As I grew up, my great-grandmother (Big Nanny) usually came to visit once or twice a year. During my early teen years, she began visiting more frequently. By the time I turned 14, she moved in with us. I never questioned her presence because I was very happy to be able to see and talk to her every day.
One morning my mother called my siblings and I into the kitchen to talk to us. Big Nanny was seated at the table, and uncharacteristically quiet. My mother explained to us that big nanny had terminal lung cancer. I remember thinking that somehow the doctors were wrong, and all she needed to do was stop smoking. At the time, she smoked about 1-2 packs a day (I forgot the brand). I remember asking her to stop smoking, so that her lungs could somehow heal themselves, she said it was too late. Undeterred, I asked her to at least change her brand to a lighter cigarette (I secretly believed that ANY reduction in her smoking habit would result in a reversal of her cancer). She eventually relented and switched to Carlton brand cigarettes because they were lower in tar and nicotine. As time passed, she became weaker. Eventually, she was confined to her bed with an oxygen tank. Our neighbor across the street was a nurse; she came by periodically to administer morphine for big nanny’s pain.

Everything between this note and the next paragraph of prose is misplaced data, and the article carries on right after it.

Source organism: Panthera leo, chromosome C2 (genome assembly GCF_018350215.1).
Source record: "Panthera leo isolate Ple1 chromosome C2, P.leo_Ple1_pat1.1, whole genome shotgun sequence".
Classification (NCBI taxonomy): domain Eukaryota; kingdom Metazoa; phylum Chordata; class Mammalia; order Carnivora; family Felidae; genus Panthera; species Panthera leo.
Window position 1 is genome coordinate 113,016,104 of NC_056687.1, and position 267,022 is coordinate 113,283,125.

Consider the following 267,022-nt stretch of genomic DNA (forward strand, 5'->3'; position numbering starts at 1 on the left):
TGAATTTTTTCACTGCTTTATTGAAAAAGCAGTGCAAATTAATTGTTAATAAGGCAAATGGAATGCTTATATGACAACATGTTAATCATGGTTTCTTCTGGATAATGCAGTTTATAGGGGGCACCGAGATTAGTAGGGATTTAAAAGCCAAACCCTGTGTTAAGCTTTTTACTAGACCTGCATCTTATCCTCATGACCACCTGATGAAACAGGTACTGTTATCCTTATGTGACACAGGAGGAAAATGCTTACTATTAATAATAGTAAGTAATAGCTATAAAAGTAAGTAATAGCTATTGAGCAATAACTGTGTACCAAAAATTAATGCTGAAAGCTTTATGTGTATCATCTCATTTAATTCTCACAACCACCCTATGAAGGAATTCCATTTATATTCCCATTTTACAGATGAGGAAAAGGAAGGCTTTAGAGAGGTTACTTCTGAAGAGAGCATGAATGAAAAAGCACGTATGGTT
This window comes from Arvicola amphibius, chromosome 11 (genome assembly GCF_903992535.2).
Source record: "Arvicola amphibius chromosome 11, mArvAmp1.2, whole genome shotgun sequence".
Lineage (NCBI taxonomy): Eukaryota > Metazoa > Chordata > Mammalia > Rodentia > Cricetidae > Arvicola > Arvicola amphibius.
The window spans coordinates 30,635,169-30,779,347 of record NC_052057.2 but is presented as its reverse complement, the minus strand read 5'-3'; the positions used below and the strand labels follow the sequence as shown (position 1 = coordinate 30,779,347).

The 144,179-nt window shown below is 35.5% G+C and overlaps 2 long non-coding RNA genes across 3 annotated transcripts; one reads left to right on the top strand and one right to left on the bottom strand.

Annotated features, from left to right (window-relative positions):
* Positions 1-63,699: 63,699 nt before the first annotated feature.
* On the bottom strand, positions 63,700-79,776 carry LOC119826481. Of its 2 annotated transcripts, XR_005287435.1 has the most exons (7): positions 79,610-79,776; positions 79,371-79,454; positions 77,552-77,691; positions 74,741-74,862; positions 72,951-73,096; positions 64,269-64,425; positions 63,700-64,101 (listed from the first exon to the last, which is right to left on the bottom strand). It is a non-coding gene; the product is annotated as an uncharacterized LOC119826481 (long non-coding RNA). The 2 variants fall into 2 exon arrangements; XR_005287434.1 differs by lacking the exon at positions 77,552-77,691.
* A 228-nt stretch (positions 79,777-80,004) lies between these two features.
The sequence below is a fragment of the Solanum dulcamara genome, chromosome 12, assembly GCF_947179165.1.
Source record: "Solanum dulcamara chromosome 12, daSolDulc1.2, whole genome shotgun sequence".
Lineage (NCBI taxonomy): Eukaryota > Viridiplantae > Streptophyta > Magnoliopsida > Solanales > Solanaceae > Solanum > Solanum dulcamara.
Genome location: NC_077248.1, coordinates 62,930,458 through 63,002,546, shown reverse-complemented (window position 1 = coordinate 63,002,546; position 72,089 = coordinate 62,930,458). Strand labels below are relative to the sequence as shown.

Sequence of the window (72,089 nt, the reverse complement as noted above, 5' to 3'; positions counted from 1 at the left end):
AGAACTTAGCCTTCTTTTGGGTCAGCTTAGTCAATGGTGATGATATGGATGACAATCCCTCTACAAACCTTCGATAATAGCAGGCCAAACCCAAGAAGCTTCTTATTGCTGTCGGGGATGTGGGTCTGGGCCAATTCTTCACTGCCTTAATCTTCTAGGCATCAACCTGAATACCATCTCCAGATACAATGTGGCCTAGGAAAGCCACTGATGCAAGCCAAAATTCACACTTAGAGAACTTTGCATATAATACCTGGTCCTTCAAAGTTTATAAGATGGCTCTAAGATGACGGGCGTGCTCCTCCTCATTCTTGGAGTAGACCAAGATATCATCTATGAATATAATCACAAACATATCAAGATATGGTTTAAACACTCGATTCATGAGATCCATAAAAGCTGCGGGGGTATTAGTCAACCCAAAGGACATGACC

Big Nanny succumbed to lung cancer when I was 15.